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  35. ^ Guy Dyas, Evolution in the Details: Designing X2, 2003, 20th Century Fox
  36. ^ FX2 Visual Effects, 2003, 20th Century Fox
  37. ^ "Comics 2 Film". Comic Book Resources. 2002-07-10. http://www.comicbookresources.com/columns/index.cgi?column=comics2film&article=1362. Retrieved 2007-05-01. 
  38. ^ Rob Worley (2003-04-28). "X-Producers: Lauren Shulder-Donner and Ralph Winter Talk About X2". Comic Book Resources. http://www.comicbookresources.com/news/newsitem.cgi?id=2181. Retrieved 2008-02-18. 
  39. ^ Brian Linder (2003-05-02). "This Weekend at the Movies: X2 Debuts". IGN. http://movies.ign.com/articles/400/400483p1.html. Retrieved 2008-03-09. 
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  41. ^ "2003 Yearly Box Office Results". Box Office Mojo. http://boxofficemojo.com/yearly/chart/?yr=2003&p=.htm. Retrieved 2008-03-05. 
  42. ^ Chris Claremont (March 2003). X-Men 2. Del Ray Books. pp. 416. ISBN 978-0-345-46196-4. http://www.randomhouse.com/delrey/catalog/display.pperl?isbn=9780345461964. 
  43. ^ "X2: X-Men United". Rotten Tomatoes. http://www.rottentomatoes.com/m/x2_xmen_united/. Retrieved 2008-03-06. 
  44. ^ "X2: X-Men United: Top Critics". Rotten Tomatoes. http://www.rottentomatoes.com/m/x2_xmen_united/?critic=creamcrop&name_order=asc. Retrieved 2008-03-06. 
  45. ^ "X2: X-Men United (2003): Reviews". Metacritic. http://www.metacritic.com/video/titles/x2xmenunited?q=X2:%20X-Men%20United. Retrieved 2008-03-06.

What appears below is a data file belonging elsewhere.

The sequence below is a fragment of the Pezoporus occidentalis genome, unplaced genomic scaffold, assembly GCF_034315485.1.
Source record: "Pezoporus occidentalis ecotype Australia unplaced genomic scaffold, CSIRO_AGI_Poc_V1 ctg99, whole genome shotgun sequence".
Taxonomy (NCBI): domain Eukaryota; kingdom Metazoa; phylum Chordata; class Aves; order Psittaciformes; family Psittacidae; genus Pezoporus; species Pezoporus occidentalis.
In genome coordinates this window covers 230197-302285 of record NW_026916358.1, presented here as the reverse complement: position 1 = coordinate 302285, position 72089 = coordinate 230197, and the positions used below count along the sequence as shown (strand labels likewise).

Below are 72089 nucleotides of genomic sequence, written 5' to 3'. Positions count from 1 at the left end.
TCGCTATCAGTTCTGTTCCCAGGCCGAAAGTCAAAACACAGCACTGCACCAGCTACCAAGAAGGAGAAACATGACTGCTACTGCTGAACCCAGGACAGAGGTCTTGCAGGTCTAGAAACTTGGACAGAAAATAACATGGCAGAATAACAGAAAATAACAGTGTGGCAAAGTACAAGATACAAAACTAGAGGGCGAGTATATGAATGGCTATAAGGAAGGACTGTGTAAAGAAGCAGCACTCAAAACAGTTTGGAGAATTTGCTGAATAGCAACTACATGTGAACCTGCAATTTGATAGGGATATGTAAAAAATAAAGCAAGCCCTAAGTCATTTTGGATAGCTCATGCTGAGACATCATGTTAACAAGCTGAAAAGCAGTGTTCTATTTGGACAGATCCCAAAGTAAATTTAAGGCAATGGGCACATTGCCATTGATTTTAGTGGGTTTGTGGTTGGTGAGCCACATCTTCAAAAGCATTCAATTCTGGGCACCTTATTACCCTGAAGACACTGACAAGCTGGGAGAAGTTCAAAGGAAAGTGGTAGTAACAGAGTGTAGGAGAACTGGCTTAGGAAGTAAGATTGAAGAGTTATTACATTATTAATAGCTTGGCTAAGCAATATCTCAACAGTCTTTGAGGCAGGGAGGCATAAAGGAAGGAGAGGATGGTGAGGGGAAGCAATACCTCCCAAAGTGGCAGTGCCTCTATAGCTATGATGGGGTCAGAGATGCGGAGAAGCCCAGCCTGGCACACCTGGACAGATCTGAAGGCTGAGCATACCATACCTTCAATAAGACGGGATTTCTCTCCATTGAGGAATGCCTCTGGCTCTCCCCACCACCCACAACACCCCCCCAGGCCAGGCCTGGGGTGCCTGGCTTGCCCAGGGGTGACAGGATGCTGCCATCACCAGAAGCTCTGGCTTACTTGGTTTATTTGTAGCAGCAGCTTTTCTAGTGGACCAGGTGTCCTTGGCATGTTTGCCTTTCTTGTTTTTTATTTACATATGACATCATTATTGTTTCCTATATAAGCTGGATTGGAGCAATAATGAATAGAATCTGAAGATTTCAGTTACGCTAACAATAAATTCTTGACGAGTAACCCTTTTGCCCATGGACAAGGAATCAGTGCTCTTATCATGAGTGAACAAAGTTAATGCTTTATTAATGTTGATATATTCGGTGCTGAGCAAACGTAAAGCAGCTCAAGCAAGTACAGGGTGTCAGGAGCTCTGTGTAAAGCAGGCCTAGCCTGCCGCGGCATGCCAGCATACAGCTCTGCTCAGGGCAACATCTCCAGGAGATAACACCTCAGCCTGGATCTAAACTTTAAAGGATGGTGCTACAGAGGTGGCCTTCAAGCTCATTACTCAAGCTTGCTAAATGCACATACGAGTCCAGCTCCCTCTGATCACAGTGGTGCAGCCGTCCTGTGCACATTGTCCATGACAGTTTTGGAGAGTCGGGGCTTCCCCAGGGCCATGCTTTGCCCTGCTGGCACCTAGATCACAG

46. ^ Roger Ebert (2003-05-02). "X2: X-Men United". RogerEbert.com. http://rogerebert.suntimes.com/apps/pbcs.dll/article?AID=/20030502/REVIEWS/305020306/1023. Retrieved 2008-03-06. 
  47. ^ Kenneth Turan (2003-05-02). "X2: X-Men United". Los Angeles Times. http://www.calendarlive.com/movies/reviews/cl-et-turan2may02,0,4985395.story. Retrieved 2008-03-06. 
  48. ^ Peter Travers (2003-05-29). "Mutants Gone Wild". Rolling Stone. pp. 70. http://www.rollingstone.com/reviews/movie/5947779/review/5947780/x2_xmen_united. Retrieved 2007-08-12. 
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  50. ^ Joe Morgenstern (2003-05-02). "X2: X-Men United". The Wall Street Journal. 
  51. ^ Stephen Hunter (2003-05-02). "X-Men United: Missing a Why, It Spawns Zzzzs". The Washington Post. 
  52. ^ Richard Corliss (2003-04-27). "Pumping Up For The Sequel". Time. http://www.time.com/time/magazine/article/0,9171,1101030505-447216,00.html. Retrieved 2008-03-06. 
  53. ^ "The 20 Greatest Comic Book Movies". Empire. http://www.empireonline.com/features/comicbookfilms/10-1.asp#comicbookfilms. Retrieved 2006-10-20. 
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  58. ^ "The Hugo Awards By Year". Hugo.org. http://www.hugo.org/hy.html#94. Retrieved 2008-03-12. 

External links

Awards and achievements
Preceded by
Minority Report
Saturn Award for Best Science Fiction Film
2003
Succeeded by
Eternal Sunshine of the Spotless Mind

Quotes

Up to date as of January 14, 2010
(Redirected to X2: X-Men United article)

From Wikiquote